The well-established discipline of thin-film optics is undergoing a spectacular revolution in recent years, due to the advent of nanotechnology. In particular, the propensity to engineer the morphology of thin films at nanometer length scales offers realistic opportunities to realize remarkable optical properties. Thus, the design, fabrication, characterization, and modeling of nanostructured thin films are all areas of intense ongoing research activity, presenting formidable challenges and tantalizing opportunities to experimentalists and theorists from a broad range of scientific and engineering disciplines. The Nanostructured Thin Films series of conferences, which are held under the auspices of the annual SPIE Optics + Photonics Symposium, provides a forum for the dissemination of the most recent developments in this rapidly expanding field.
The ninth conference in the Nanostructured Thin Films series took place in San Diego (California, USA) on the 30th August and 1st September 2016. Over 50 presentations were made, spread over nine oral sessions and one poster session. The topics encompassed all aspects of design, fabrication, characterization, and modeling, with specialist sessions being devoted to plasmonics, control and modification, and multilayers. In addition, the opening keynote lecture focused on the development of biosensors. As in previous years, the impressive number of high-quality presentations from graduate students and junior researchers from all parts of the world was especially noteworthy in 2016.
This special section of the Journal of Nanophotonics comprises papers that either have been expanded from those presented at Nanostructured Thin Films IX or are otherwise closely related to papers presented at this conference. These papers offer a representative snapshot of the diverse developments in the field of nanostructured thin films and serve to highlight the vitality of this research field and the creativity of those researchers involved.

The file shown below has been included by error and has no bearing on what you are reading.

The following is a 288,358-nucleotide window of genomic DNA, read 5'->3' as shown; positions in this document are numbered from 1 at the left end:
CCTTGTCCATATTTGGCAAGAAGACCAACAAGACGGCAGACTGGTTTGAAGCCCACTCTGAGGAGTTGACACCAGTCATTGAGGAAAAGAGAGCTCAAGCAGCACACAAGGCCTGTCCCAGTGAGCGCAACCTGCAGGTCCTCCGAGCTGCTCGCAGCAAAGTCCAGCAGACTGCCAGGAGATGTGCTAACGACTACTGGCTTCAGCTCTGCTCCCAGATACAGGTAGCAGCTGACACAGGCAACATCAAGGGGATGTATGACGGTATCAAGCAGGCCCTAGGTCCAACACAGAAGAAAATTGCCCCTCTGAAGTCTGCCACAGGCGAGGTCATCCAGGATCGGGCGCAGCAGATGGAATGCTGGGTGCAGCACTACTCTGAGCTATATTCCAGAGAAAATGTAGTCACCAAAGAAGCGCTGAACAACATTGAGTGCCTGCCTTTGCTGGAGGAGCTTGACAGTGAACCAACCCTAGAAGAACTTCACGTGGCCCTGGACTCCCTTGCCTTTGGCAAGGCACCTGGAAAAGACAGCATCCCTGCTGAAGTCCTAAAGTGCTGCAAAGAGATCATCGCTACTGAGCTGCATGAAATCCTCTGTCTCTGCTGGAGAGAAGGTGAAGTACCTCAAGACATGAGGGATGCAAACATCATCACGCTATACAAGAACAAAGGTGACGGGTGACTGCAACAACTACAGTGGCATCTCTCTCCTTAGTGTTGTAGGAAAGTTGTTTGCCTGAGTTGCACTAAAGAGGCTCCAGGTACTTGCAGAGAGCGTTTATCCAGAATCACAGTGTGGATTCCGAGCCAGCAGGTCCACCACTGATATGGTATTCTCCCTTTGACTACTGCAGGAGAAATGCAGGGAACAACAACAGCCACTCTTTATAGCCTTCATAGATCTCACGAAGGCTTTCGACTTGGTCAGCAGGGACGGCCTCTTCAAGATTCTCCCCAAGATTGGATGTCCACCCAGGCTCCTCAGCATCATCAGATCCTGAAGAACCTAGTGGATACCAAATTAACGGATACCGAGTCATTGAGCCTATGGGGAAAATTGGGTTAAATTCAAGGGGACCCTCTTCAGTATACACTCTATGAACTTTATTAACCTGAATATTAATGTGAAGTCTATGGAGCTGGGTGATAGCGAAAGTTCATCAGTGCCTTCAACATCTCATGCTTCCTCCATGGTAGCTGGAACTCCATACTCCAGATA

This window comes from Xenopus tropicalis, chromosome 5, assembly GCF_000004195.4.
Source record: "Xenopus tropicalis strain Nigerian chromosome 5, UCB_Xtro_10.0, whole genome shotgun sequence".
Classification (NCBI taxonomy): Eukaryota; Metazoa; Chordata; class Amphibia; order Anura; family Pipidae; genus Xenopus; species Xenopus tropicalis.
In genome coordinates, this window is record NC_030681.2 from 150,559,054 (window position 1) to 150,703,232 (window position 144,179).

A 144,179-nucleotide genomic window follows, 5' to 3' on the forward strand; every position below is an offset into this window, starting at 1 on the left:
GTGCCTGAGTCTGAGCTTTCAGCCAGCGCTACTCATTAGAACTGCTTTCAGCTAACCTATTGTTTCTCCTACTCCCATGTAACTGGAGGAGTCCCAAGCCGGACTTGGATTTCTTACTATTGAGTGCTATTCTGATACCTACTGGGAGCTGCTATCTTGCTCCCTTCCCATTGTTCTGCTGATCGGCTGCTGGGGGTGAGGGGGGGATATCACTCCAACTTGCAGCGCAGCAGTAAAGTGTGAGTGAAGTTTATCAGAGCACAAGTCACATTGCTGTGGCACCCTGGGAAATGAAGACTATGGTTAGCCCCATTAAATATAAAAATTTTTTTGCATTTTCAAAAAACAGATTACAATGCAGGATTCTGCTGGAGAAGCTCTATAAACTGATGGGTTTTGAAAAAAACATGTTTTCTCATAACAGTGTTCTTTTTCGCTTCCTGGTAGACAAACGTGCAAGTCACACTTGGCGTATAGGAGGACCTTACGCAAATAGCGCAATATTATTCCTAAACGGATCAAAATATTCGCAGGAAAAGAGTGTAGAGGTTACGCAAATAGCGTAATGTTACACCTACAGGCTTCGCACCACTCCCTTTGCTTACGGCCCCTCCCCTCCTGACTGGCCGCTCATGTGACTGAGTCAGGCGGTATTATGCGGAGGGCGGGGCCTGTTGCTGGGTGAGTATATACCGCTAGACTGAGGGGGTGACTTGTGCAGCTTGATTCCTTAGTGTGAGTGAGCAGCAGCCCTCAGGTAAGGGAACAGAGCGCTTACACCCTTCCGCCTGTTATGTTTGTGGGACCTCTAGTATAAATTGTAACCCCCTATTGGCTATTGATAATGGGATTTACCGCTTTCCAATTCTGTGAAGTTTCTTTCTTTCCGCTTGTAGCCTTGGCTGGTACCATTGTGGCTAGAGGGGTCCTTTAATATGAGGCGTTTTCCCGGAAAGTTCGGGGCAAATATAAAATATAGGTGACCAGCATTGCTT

The guest editors thank their program committee, all authors for their contributions to this special section, and all those who participated in the Nanostructured Thin Films IX (NTF IX) conference and contributed to its proceedings. The NTF IX was financially supported by Kyoto University Foundation.
Akhlesh Lakhtakia is the Charles Godfrey Binder (Endowed) Professor of Engineering Science and Mechanics at the Pennsylvania State University. His current research interests include electromagnetic surface waves, circular polarization and Beltrami fields, thin-film solar cells, sculptured thin films, mimumes, bone refacing, bioreplication, and forensic science. He became a Fellow of SPIE in 1996.
Tom G. Mackay is a reader in the School of Mathematics at the University of Edinburgh and an adjunct professor in the Department of Engineering Science and Mechanics at the Pennsylvania State University. His current research interests include homogenization, complex materials, and sculptured thin films. He became a Fellow of SPIE in 2010.
Motofumi Suzuki is a professor at Kyoto University. He received his bachelor’s, master’s, and doctor of engineering degrees from Kyoto University in 1986, 1988, and 1998, respectively. His current research interests include the optical properties of nanostructured thin films and the synthesis of novel nanostructures. He is a member of SPIE.